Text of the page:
Fiber Connect Showcases Broadband Boom


By: Mary Jander

NASHVILLE, TN. -- It was hot in Nashville this week in more ways than one. While the temperature hit triple digits, the mood at the Fiber Connect 2022 conference rose too, driven by recent legislation that recognizes the importance of fiber broadband to the American economy.

Indeed, if there was a central theme to the annual Fiber Broadband Association (FBA) gathering of nearly 3,000 attendees, it was the welcome news that the bipartisan Broadband Infrastructure Bill has established fiber as the favored medium for achieving future-proof universal access to high-speed Internet. And the federal government has earmarked over $40 billion to projects in which fiber infrastructure will be given priority.

But fiber is just the raw material for use in a long, arduous process comparable to the building of national highways decades ago. The success of the broadband bill depends on individual states effectively navigating and distributing the available funds. And supporting that process is at the heart of the FBA's mission.

“The rules are in our favor, but the fight is far from over,” said FBA CEO Gary Bolton in a morning keynote on Monday, June 13. He urged all members of the FBA – including public officials, service providers, industry experts, vendors, community representatives, and other proponents of residential fiber to spread the word, starting with each state’s broadband office, however new or small that agency may be.

Gary Bolton, president and CEO of the Fiber Broadband Association (FBA). Source: FBA

The work isn't only about building networks, either. To close the digital divide separating the technically equipped from unserved and underserved populations means making service affordable. "Infrastructure and business equity are now unified," said Kathryn De Wit, project director, Broadband Access Initiative of The Pew Charitable Trusts, in another keynote June 14. Like CEO Bolton, she stressed the importance of public-private partnerships (PPP) in advancing fiber optic infrastructure at the grassroots level. "Please participate in the planning process," she said.

The FBA's work has caught the attention of public officials. "What you are doing is absolutely critical," U.S. Senator Bill Hagerty (R-TN) said in a surprise keynote visit at the show's start. He noted that fiber broadband has improved Tennessee’s economic position dramatically, moving it up from one of the country’s poorest states to one of its fastest growing.

FBA Wheels Are Turning

The Fiber Connect 2022 conference was the showcase for the various efforts by the FBA to advance its fiber crusade. Some key projects on view at the show included a Broadband Infrastructure Playbook created in partnership with NTCA – The Rural Broadband Association. This is a detailed guide to help states navigate the available broadband bill funding.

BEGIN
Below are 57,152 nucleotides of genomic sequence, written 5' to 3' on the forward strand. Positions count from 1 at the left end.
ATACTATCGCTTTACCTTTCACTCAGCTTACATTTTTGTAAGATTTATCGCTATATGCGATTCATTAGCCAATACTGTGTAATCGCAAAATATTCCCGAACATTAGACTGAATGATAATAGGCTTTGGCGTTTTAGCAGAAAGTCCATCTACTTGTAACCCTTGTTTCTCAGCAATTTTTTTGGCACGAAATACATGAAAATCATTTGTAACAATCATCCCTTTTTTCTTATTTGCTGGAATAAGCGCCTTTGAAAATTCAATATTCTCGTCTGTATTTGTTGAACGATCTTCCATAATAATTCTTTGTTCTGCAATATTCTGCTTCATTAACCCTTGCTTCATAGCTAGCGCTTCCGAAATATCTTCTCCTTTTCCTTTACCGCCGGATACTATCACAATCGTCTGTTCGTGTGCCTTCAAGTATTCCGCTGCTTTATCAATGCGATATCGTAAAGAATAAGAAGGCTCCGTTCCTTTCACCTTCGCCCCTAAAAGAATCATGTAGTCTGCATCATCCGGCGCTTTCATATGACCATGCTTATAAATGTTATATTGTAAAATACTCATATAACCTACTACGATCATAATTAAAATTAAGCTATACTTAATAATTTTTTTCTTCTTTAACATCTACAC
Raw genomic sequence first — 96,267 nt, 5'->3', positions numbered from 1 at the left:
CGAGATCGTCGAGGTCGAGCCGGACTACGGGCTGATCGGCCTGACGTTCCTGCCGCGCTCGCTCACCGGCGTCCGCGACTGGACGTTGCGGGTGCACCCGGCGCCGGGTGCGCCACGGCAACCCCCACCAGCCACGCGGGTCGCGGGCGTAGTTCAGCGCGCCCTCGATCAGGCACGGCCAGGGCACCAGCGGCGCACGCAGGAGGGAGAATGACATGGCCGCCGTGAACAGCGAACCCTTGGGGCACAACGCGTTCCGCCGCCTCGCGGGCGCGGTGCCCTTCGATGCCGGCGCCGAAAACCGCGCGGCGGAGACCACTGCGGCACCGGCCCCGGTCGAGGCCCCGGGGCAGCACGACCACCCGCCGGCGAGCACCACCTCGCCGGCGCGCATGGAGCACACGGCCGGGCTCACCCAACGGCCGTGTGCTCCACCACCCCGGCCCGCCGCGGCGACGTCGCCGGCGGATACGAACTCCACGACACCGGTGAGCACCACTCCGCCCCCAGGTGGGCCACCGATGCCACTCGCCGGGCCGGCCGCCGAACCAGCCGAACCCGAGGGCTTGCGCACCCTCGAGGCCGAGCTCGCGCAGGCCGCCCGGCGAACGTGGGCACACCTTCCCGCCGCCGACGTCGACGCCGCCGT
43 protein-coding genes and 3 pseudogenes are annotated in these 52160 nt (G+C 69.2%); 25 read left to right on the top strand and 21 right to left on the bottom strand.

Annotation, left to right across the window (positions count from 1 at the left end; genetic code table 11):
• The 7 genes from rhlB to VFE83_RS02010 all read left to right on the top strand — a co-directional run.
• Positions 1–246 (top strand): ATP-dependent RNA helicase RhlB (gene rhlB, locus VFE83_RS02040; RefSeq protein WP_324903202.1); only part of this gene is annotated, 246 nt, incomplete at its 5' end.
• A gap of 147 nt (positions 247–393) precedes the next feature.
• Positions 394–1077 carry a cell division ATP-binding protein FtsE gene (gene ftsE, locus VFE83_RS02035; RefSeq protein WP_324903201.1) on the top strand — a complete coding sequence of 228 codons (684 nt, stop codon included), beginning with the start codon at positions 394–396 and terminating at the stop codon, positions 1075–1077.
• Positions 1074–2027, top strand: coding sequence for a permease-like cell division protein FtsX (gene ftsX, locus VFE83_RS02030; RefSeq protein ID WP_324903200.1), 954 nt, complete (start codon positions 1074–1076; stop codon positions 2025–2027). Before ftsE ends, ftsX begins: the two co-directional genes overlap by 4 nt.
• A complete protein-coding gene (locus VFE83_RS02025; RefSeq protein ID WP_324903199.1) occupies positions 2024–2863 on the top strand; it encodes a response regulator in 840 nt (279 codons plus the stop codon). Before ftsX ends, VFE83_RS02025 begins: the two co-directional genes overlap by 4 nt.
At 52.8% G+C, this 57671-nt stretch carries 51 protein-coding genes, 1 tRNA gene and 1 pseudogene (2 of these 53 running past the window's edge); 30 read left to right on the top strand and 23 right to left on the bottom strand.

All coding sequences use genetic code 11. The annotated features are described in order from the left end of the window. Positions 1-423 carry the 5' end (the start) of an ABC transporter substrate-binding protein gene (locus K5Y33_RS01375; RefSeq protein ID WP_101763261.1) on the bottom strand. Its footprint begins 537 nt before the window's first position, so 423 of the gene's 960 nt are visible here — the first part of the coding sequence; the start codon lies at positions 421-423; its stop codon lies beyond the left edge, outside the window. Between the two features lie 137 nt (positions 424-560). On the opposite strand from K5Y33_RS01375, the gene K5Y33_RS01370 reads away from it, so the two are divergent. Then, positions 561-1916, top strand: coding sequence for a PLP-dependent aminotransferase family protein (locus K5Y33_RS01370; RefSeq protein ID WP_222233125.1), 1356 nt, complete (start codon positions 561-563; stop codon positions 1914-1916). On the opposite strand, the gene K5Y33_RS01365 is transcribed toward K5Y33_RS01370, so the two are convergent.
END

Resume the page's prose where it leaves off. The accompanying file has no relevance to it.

Another effort on display at the show was the FBA OpTIC course, which develops knowledge and skills in a building block format for technicians interested in fiber careers with service providers or contractors. A “Train the Trainers” class was offered at the conference – and continues to be offered across North America -- to help instructors prepare to teach the course to would-be technical experts.

A Fiber Proving Ground

The show floor also featured a Proof of Concept (PoC) series of demonstrations aimed at showing network operators the potential of fiber-based solutions to support smart city, smart home, telehealth, 5G, and Internet of Things (IoT) applications at the community level.

One demo featured an interoperable, “open and scalable” networking design featuring routing/switching equipment from Ciena (NYSE: CIEN) interconnecting and distributing fiber over the middle and last mile to the home via multiple 10-Gb/s Ethernet and XGS PON connections. This gear was linked to virtualized broadband network gateways (BNGs) from Benu Networks and augmented with smart home experience management software from Plume. (Imagine being able to remotely view and stop your teenager’s gaming at dinner time!)

In another PoC, DZS (Nasdaq: DZSI) supported up to 400 Gb/s over multi-rate optical connections for what it terms “terabit-class L2/L3 routing and tunable coherent DWDM optics” in a compact machine suitable for the high-speed edge of residential fiber networks.

Yet another demo showcases a public/private partnership (PPP) between Medina County, Ohio, and their ISP that is based on products and services from LIT Communities, COS Systems, and Calix. IP Infusion and Nokia (NYSE: NOK) also conducted PoC demos – IP Infusion of a disaggregated router hosted on white box hardware for multiple optically-derived services; and Nokia of a single PON architecture capable of expanding capacity by adding wavelengths to a single fiber.

Organized Effort Required

Underlying the event in Nashville this week was the sense that collective, organized effort is needed to further the cause of creating fiber broadband projects at the grassroots level. Incumbent service providers haven’t extended universal broadband service throughout the U.S. Now it’s up to municipal and regional utilities and governments to do so, with help from private-sector products and services funded by the broadband bill at the state level.

It's an exciting vision that will take a while to achieve. But this week’s conference showed there's plenty of determination and commitment to make it happen.